So, I set up shop in Room 209. I had no idea what to expect. Truthfully, I had no expectations at all. I figured my days would be spent on the computer or the phone getting things ready for Pecan Trail and would at least see a person pass by at least every 30 minutes or so. I knew people would be kind and accommodating, but figured we’d pass in the halls and I’d go about my business of focusing on the building going up next door. I just wasn’t all that sure what the view from the new office would be.
That all quickly began to change shortly after I moved into my new Room. Through the window on my door, I could see the smiling faces of kids passing in the halls. As I started to leave my door open, I could hear the voices associated with those smiling faces and could also hear the laughter and fellowship of a staff truly invested in what you do each and every day. As I began to wander out of Room 209 and walk the halls and enter classrooms, I could experience the community of Greens Prairie Elementary.
I recently learned a definition of Community as “Community is a shared responsibility for the condition of the space you belong to.” This definition so captures my experience of your school. Everyone is incredibly invested in the education of young minds and hearts at your school and having an environment of acceptance and support. You are invested in each other and committed to your common mission. I have been so honored to be a small part and a big beneficiary of your community. People have stopped in to Room 209 just to say “Hi” or to share a funny story. The students who have stopped in or said something to me in the halls are students who know they are valued and believed in by everyone here.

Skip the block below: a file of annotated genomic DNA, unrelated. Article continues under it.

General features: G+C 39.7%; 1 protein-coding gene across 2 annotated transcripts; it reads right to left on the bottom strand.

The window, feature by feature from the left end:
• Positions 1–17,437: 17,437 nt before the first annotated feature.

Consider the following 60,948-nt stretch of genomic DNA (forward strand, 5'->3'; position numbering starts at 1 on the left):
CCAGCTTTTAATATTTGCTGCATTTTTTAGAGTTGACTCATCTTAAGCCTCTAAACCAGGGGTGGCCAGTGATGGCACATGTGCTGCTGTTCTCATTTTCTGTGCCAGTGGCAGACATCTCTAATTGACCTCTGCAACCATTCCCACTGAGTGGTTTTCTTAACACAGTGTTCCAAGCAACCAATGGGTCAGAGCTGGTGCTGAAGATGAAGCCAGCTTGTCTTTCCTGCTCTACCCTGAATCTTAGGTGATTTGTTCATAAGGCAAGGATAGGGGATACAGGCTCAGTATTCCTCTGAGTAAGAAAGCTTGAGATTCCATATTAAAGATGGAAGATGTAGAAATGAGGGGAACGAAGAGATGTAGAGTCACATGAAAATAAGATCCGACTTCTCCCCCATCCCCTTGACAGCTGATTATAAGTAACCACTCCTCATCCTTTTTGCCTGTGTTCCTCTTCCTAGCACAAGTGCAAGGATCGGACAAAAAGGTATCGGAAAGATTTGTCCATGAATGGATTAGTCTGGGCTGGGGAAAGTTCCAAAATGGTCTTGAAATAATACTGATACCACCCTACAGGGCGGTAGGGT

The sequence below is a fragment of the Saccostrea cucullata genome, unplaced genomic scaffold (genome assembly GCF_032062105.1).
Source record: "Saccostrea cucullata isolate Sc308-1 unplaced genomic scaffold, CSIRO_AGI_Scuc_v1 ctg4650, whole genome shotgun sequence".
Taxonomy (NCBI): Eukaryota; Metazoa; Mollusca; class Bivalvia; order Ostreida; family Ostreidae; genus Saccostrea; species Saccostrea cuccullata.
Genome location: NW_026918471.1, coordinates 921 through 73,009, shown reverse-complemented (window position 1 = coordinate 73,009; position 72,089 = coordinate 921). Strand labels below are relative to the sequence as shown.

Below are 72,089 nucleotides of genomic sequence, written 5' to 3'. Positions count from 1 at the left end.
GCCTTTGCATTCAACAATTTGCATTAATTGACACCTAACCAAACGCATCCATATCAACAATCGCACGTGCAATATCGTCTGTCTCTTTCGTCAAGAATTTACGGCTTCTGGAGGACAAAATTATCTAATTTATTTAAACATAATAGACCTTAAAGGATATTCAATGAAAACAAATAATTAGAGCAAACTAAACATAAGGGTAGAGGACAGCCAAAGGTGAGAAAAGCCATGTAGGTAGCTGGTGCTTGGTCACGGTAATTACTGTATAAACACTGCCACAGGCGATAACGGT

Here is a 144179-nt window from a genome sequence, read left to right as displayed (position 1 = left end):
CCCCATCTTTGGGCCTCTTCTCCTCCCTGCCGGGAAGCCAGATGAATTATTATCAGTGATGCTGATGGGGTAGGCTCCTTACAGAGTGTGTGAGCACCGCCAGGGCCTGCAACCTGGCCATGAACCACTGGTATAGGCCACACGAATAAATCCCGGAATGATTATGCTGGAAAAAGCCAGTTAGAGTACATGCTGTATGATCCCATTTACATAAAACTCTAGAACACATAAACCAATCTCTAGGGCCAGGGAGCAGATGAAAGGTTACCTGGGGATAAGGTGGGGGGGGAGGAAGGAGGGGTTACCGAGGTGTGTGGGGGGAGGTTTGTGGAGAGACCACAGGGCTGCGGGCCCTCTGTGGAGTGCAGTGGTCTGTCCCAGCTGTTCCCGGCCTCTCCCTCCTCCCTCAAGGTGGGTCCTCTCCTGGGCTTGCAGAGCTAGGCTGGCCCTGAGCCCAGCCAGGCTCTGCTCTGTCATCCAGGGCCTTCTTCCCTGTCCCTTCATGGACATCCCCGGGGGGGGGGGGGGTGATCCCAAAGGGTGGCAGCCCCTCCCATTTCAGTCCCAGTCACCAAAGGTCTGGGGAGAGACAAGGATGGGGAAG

It is hard to sum up all I have learned from you, but I have learned much. The grace you have shown me in taking me in and treating me as one of your community members is humbling and will stay with me. I hope to make Pecan Trail into the kind of community you have built here. Thank you for your kindness, your humor, your time and your space. The view from Room 209 is amazing and will be treasured by me always.
Today, I resolved to unpack my boxes in my temporary office and put my things in order and get organized. I thought I needed my materials and stuff to be where I could get to them and use them so that I could feel on top of my responsibilities. I thought my things would make me feel capable of accomplishing the tasks ahead of me to get Pecan Trail established. As I was putting my things where they belonged I came across these hands that Bobby made one day at Kemp … when he was 16.
I remember that he had seen other elementary students doing this project and jumped right in without anyone asking or prompting. Seeing this 16 year old complete this along with elementary students reminded me that THIS 16 year old was still just a child that day. He wasn’t the impulsive, quick-tempered teenager so many of us too frequently treated him as. He was a child. The staff at Kemp chose to look further and to see that side of him. They treated him as the fun, intelligent child he truly was. For that, Bobby was grateful. So, today, as I unpacked my things to prepare for a new school, I am reminded by a 16 year old teen-aged child to also unpack all the relationships that have brought me to this point. I need to make sure these relationships that have given me so much are within my reach each day. It is the people and relationships that make the school, not the things.
Bobby Ray Perry and Johann Wolfgang von Goethe ... always reminding me that if we treat each other according to the possibility we see in one another, then that is who we will become. If we limit what we see, we limit what we all can be. Choose to see the potential, and that is what we can become. Thanks, Bobby. Ten years after you created these hands, you are still here to remind me of what is important. Thank you for supporting and believing in us when we didn’t always show you the same in return. This new school will be built on those experiences and we will make sure all students are loved as the children they are and loved for the potential that is waiting to be seen within them. What will I choose to keep within reach as I approach each task each day? My things or my relationships? Bobby's hands will be right there to remind me to make the right choice. Always.